Anyone thinking headhunting is unethical shouldn't be in the profession. If you believe soliciting company employees about career advancing opportunities are unethical/off limits, recruiting is not for you. It's true no company wants to be recruited from, all will try in their own manner nicely or otherwise to get us to cease and desist, and will make it as tough as possible for us to succeed specially when feeling our headhunting presence.

Bottom line, this is not a profession for everyone. Every one of us still in the business is doing something right and should be commended with the dearth of paying clients and candidate reticence changing jobs in an economic recession. I place pressure on myself to be sharp, upbeat, short hard hitting and interesting with recruit pitches, and at all times professional in every single call I make. Making tons of cold calls we suffer every indignity one can possibly suffer on a telephone yet always come back. The unprofessional recruiters you refer to won't last......even most of my respected hard fought competitors from the 1980's are gone from the business as the last 2001 recession killed them with our corporate "jobless recovery."

The reality is my role is the most personal touch a candidate and company have in the process as I'm actually talking with both on the phone instead of email black-holedom. I would hate to be a rookie today.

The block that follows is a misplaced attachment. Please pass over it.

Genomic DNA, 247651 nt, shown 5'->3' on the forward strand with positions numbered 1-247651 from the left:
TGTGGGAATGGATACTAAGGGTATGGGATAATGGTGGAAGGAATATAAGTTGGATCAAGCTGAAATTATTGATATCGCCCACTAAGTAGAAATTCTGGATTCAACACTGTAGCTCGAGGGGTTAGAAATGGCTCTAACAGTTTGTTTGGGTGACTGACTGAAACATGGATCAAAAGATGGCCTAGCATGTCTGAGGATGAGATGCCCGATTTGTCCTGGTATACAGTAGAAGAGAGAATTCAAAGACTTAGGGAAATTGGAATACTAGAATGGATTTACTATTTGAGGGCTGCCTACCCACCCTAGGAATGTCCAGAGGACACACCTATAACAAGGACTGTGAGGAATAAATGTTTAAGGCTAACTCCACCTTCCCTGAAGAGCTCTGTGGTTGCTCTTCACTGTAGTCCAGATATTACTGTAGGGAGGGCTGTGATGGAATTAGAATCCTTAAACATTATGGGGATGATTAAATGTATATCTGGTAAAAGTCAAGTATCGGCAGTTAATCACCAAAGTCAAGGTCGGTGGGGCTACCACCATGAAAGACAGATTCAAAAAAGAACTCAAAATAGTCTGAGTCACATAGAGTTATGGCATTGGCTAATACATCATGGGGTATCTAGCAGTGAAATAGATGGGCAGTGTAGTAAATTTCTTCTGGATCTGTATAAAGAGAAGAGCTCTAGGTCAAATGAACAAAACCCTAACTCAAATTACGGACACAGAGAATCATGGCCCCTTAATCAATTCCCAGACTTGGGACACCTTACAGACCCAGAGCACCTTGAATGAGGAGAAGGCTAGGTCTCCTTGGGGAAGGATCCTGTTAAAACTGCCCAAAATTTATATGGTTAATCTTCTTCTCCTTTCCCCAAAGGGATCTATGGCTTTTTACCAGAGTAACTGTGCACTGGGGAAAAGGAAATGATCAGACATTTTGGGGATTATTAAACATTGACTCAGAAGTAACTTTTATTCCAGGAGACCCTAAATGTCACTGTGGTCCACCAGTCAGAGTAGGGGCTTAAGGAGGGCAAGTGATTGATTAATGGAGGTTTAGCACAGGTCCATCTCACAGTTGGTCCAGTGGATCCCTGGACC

Bill
I concur with Bill. It's our responsibility and charter to find and attract the best candidates for our clients. What's the differnce if we cold call a candiate or they see an ad on Monster/website. They are being attracted by another company.
To represent our client truthfully to the candidate, and to present a full and honest presentation of our candidate to the client.
We are a conduit/a source of information for all/and our services are utlized by both sides.
The only thing that makes a recruiter unethical is lying to either side. It's about trust= earned by acting responsibly for both sides.
ups/downs in the market weed our the faint of heart.
Of course headhunting (I prefer to call it recruiting, but that's me) is ethical, as long as it's done ethically.

We present opportunities to potential candidates and they have the opportunity to pursue it, make a referral or do nothing. It's our job to present the opportunity honestly and respect the candidates privacy. If there is a match we bring the parties together and if they click we have a win/win/win. The client wins because they have recruited what they hope will be a star, the candidate wins because they hopefully have bettered themselves (or they wouldn't be moving) and we win.

I guess if there is a loser it would be the firm losing the employee. But why are they losing him or her? If they provide a good environment, pay a fair wage, treat their people with respect and hopefully offer some growth the candidate possibly would not have been recruitable. Hopefully this provides them with a learning experience too.